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The first Subaru Outback, first introduced to North America in 1999 for model year 2000, was, if we’re honest with ourselves, simply a jacked-up Subaru Legacy – and all the better for it. When the original Outback was launched, SUVs were still mostly body-on-frame dinosaurs, imposing to look at, lumbering on the road, terrible on fuel. Subaru outsmarted them with the styling and high seating position that appealed to the inner outdoorsy person in all of us, while delivering the handling, nimbleness, and efficiency of a family car – because that’s exactly what it was. In the context of its market, the Outback was a revelation; fun to drive, versatile, and tough enough to handle rough roads with none of the compromises of a truck base, in some way it paved the way for a new generation of car-based crossovers, which now dominate the market.

As the SUV market has evolved, so has the Outback, and with each generation it has grown more and more different than the Legacy on which it’s been based. Not only did subsequent Outbacks pack more features and luxury, but they also grew in technology, size, and stature, to the point that, with the latest Outback, it’s very much its own vehicle, and one that competes more with SUVs than family cars. The last Outback I drove was in model year 2008, and it was a pretty nice car back then, with a spacious interior, high-end stereo, leather seats that wouldn’t be out of place on a German import, and easygoing, effortless performance. Getting into one a decade later, it’s amazing, given that high baseline, how much it’s improved since then.

 

The size, and the space, is what really gets you. While the Outback still has a relatively compact, manageable footprint – and one that’s easy to park thanks to a tight turning circle and great visibility – it feels like it’s grown into the next class up in terms of interior space and comfort. There’s ample room for five front and back, and the cargo area behind the seats is huge, expanding to cavernous should you fold the rear seats down. The seats, always good on any Subaru, feel like high-end armchairs, upholstered in rich leather, with thick padding and support for long, adventurous drives. The two-tier dashboard is divided by strips of wood and aluminum, and a massive touchscreen cascades down the middle, presenting a clear infotainment interface with smartphone integration, navigation, satellite radio, and more. The original Outback was a jacked-up family car, to which Subaru added luxury and features over time; the new Outback feels like it’s been designed as a luxury SUV from the start, and integrated into a package and footprint that make it manageable in the city.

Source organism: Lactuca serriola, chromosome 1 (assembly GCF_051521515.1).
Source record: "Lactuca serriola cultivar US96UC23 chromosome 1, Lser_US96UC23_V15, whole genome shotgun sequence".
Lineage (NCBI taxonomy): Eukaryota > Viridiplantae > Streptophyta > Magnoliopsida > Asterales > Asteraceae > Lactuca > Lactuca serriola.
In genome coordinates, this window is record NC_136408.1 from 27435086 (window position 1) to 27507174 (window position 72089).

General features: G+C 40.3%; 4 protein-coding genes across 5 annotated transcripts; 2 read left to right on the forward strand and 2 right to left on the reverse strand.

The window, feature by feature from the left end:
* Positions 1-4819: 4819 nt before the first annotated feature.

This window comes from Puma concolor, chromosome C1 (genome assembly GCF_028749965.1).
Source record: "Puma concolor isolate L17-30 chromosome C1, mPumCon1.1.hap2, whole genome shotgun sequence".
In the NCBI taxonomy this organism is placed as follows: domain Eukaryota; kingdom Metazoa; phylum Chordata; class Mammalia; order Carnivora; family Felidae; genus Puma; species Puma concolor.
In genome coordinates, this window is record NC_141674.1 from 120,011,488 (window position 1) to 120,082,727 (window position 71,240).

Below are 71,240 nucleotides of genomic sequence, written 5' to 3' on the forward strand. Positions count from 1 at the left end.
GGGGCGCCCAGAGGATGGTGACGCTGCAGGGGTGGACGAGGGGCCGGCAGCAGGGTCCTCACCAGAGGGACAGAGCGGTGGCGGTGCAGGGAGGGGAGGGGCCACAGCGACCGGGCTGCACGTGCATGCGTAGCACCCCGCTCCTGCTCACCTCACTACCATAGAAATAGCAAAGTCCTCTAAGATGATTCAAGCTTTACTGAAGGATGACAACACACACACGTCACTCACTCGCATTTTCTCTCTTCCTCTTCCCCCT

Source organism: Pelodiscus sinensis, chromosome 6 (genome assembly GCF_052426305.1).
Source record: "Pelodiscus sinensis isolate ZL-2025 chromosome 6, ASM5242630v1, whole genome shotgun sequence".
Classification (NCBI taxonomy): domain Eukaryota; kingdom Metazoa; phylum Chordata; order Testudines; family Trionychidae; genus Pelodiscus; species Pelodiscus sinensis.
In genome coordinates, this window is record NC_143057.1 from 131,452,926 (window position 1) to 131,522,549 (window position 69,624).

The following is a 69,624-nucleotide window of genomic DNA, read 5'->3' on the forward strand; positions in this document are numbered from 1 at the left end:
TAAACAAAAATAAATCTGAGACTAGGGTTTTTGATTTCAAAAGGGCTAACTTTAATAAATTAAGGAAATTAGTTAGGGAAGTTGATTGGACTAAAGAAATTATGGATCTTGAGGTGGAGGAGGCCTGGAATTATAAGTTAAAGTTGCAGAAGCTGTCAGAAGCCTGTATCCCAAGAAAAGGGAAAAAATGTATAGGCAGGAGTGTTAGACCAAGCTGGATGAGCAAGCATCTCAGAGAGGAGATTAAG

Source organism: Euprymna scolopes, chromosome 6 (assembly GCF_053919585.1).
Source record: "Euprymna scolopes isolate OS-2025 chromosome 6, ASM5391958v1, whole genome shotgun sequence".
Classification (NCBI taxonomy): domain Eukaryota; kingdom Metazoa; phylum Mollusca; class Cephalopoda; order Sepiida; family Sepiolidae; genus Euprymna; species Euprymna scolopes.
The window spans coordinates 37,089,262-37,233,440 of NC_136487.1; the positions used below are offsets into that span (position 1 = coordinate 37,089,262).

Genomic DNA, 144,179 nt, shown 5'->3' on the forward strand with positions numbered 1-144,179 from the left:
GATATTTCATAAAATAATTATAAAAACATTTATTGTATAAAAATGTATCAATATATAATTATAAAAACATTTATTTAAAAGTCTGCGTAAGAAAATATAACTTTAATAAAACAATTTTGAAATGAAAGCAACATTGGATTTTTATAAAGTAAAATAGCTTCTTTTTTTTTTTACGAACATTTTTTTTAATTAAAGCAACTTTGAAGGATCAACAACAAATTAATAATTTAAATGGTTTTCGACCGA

Drive the Outback and you realize that the same advantages that characterized the original remain in the latest version. It’s bigger than it used to be, but no less nimble and no less friendly to drive. The seating position is high and upright, and unlike the latest fashion, the window sills are relatively low, making for a great view all around. The steering isn’t truckish at all, delivering great road feel and with a light, easy touch that carries through to the throttle and brakes. On the road, the Outback feels smaller, nimbler, and lighter than it really is, and when the road opens up, or starts to curve, it’s surprisingly responsive, and a lot of fun to drive despite the tires’ tall sidewalls and the long-travel suspension. While the big Subaru rolls a fair bit in corners, it generates more cornering grip than you would expect, and the symmetrical all-wheel drive system means traction at any speed is rarely an issue.
Credit, too, has to go to the smooth, responsive drivetrain. Base Outback models come with a 175-hp flat-four, but 3.6R models, starting at $35,795, come with a 3.6-litre naturally-aspirated flat-six that generates 256 hp at 6,000 rpm. In concept, it is remarkably similar to a Porsche 911 engine and contributes to a low centre of gravity, but its focus is smoothness, refinement, and flexibility (though it does sound a bit like a Porsche smothered under a fluffy duvet at high revs). Coupled to a standard continuously-variable transmission that has an infinite number of ratios to choose from, the 3.6 wafts the Legacy breezily along in the city, and has impressive passing power well past the legal speed limit, while the transmission contributes to improved fuel economy. It’s a well-judged drivetrain, and one that suits the Outback’s laid-back, luxury-car vibe.

 

Despite the extra size and luxury, one thing that hasn’t changed about the Outback is value. The range starts at under $30,000 for a 2.5i, which has all of the space and versatility you need, and moves through Touring, Limited, and Premier trims with the optional EyeSight suite of active-safety systems. Graduate to the 3.6R, and you’ll pay $35,795, with a fully-loaded 3.6R Premier with EyeSight topping out, with no other options, at just $42,195. That really isn’t a lot of money for a versatile, six-cylinder luxury car with an interior as spacious, and as versatile, as the Outback’s, and one that is still more fun to drive than a conventional SUV.

 

Pfaff Subaru opens in Guelph later this year. Visit our website to learn more.